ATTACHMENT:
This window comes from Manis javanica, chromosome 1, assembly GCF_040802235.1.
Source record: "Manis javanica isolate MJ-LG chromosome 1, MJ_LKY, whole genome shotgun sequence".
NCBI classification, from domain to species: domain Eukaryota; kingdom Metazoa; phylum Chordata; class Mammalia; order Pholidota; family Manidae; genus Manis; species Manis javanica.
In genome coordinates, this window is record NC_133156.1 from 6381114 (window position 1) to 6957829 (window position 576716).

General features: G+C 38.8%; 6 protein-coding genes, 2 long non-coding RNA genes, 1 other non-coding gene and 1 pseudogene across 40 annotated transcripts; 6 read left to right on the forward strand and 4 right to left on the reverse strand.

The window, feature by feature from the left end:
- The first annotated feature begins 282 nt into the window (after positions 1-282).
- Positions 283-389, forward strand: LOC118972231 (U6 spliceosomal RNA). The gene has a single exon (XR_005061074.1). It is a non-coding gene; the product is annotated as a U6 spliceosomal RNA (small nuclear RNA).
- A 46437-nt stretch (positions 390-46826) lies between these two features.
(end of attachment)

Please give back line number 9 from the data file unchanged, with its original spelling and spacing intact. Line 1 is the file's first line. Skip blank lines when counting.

- A 46437-nt stretch (positions 390-46826) lies between these two features.